VICKSBURG — Reading, traveling, enjoying time with family and sitting by the pool are all on Rhonda VanderKamp’s retirement list.
But before she embarks on that journey in June, she is finishing her 21st year as Vicksburg High School athletic secretary.
One person not looking forward to that June day is Vicksburg athletic director Mike Roy.
“I keep waking up every day coming to work, and maybe she’ll tell me I’m going to do one more (year),” Roy said.
“Like the Tampa Bay Buccaneers when Tom Brady retires, they’re going to dearly miss him. That’s the best analogy I can give; that’s how important she is to the team we have here.”
Roy should know.
The two have worked together all 21 years, forming a work family that’s become an anomaly in the world of high school athletics.
Her own family is the reason VanderKamp landed at Vicksburg.
She left her job at Heco, formerly Hatfield Electric, in Kalamazoo, after 17 years because “I wanted to be on the same schedule as what my kids were,” she said. “This allowed me to have my summers off with them and Christmas and spring breaks. It’s been just fantastic.
“Both of them were athletes in school. My daughter was in middle school when I started. I think it was good for them to have me here when they were in high school.”
VanderKamp and Roy were hired into the athletic department within a month of each other.
She realizes how unusual their tenure is when she attends conferences.
“They’ll ask you to stand up, introduce yourself and say what school you’re from, how many years you’ve been an athletic secretary and how many athletic directors you’ve been through,” she said.
“It’s always such pride for me to say I’ve been an athletic secretary ‘X’ amount of years and I’ve only had one athletic director. That’s just not heard of these days.”
Roy, always quick with a quip, looked back at their first year working together.
“I told her from Day One: I’m like a new husband. You train me the way you need me to be,” he laughed.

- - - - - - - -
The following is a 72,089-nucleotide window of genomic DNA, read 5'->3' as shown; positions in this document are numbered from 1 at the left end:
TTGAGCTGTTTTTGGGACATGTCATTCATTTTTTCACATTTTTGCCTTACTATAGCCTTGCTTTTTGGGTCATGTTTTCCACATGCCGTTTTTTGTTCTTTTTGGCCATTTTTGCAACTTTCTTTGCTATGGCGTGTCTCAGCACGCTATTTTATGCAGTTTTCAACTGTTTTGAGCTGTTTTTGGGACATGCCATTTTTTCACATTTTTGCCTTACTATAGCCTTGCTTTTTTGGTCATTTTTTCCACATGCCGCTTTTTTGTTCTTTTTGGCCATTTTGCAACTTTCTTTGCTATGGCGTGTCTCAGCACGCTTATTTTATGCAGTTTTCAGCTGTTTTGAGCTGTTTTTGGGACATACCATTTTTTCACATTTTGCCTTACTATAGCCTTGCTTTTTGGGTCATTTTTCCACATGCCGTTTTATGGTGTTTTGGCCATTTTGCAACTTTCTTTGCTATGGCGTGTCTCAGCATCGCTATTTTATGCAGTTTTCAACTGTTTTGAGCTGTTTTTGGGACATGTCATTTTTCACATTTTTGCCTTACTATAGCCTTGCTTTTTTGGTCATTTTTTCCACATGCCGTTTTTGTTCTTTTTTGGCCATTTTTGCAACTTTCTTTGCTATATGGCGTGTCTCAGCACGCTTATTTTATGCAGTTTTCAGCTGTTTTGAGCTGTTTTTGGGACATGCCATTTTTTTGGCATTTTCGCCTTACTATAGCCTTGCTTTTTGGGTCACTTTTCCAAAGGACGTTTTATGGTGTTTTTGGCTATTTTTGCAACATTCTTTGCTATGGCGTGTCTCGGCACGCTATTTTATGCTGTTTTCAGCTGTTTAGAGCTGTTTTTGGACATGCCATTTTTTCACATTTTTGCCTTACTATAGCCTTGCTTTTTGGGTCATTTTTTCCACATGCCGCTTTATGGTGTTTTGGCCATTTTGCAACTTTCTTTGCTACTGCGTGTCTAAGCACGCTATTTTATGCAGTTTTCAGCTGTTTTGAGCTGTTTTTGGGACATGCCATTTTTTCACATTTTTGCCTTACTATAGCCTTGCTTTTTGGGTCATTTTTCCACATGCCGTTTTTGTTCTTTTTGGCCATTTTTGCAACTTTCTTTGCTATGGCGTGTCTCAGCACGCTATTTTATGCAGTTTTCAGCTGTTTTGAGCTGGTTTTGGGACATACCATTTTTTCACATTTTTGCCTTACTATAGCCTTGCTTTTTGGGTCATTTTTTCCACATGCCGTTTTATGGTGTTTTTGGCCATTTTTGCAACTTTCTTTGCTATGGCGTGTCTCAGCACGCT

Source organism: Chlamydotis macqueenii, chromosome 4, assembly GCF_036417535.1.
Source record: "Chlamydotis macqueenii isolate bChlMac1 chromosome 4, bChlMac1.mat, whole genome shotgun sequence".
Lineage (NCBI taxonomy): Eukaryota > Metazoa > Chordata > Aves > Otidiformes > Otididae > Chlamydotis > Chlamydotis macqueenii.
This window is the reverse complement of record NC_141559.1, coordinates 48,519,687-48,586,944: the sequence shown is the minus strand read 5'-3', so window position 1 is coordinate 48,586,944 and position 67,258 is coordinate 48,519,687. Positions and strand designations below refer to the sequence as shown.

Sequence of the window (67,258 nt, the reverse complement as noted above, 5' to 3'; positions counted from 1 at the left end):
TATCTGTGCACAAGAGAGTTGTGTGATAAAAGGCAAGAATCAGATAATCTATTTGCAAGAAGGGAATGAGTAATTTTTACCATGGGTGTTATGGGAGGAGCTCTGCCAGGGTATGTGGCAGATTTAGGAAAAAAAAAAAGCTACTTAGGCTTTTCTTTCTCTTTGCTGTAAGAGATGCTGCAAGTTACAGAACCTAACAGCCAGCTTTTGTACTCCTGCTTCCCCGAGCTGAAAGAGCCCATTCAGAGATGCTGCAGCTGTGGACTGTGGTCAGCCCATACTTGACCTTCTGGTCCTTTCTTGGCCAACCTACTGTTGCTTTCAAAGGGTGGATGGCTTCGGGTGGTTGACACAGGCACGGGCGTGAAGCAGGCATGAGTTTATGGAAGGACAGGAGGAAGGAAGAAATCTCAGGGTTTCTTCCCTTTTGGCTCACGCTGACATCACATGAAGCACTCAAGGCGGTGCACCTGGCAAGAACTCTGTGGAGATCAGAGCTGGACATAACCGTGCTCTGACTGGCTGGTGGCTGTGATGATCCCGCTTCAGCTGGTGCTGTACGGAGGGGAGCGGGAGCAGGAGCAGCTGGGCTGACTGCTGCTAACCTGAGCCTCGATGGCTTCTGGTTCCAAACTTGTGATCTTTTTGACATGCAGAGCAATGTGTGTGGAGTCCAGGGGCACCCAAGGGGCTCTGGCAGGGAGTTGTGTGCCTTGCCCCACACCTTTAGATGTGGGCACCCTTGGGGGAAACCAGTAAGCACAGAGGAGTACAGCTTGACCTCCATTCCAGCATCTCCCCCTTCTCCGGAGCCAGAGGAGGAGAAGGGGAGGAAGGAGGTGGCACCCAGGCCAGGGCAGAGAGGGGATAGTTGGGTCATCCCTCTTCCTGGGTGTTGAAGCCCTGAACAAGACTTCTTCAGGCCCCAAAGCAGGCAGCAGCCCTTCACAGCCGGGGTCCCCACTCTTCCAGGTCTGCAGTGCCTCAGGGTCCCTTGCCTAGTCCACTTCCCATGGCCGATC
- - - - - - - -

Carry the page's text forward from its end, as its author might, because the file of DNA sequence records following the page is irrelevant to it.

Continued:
He then got serious: “She’s the MVP. There’s so much stuff that gets done in this office behind the scenes, and it’s all because of Rhonda VanderKamp.”
Roy is not the only one calling VanderKamp “MVP.”
Seven-year wrestling coach Jeff Mohney echoes that sentiment, noting that his wrestlers call her Mrs. Rhonda or Mrs. V.
“She has never told me ‘no, I don’t have time for that,’” he said. “She handles everything from contracts, referee fees, cancelations, and student-athlete eligibility. She knows every student at Vicksburg and most of their parents.
“What separates her from others is her commitment to the coaching staff and the student-athlete. She is family-driven and lets us be a part of that. She shares stories of her family and asks about ours as well.”
Mohney said one portion of their tenures together stands out in his mind.
“Her commitment to us was not more evident than when masks were required at school,” he said. “We didn’t see her face for over a year. She was trying to keep her families safe to the best of her ability.
“Now the highlight of my day is seeing Mrs. Rhonda’s smile. Vicksburg wrestling would not be relevant without Mrs. Rhonda’s commitment to us.”
One of VanderKamp’s proudest achievements during her 21 years was the addition of 10 varsity sports: hockey, equestrian plus boys and girls clay target, bowling, lacrosse and skiing.
In addition to her athletic secretary duties, she is also in charge of coordinating attendance and discipline.
“All the sick kids, the late kids, the kids who need to leave early all come through my office,” she said.
“Discipline also comes through my office, although I have help with that now.”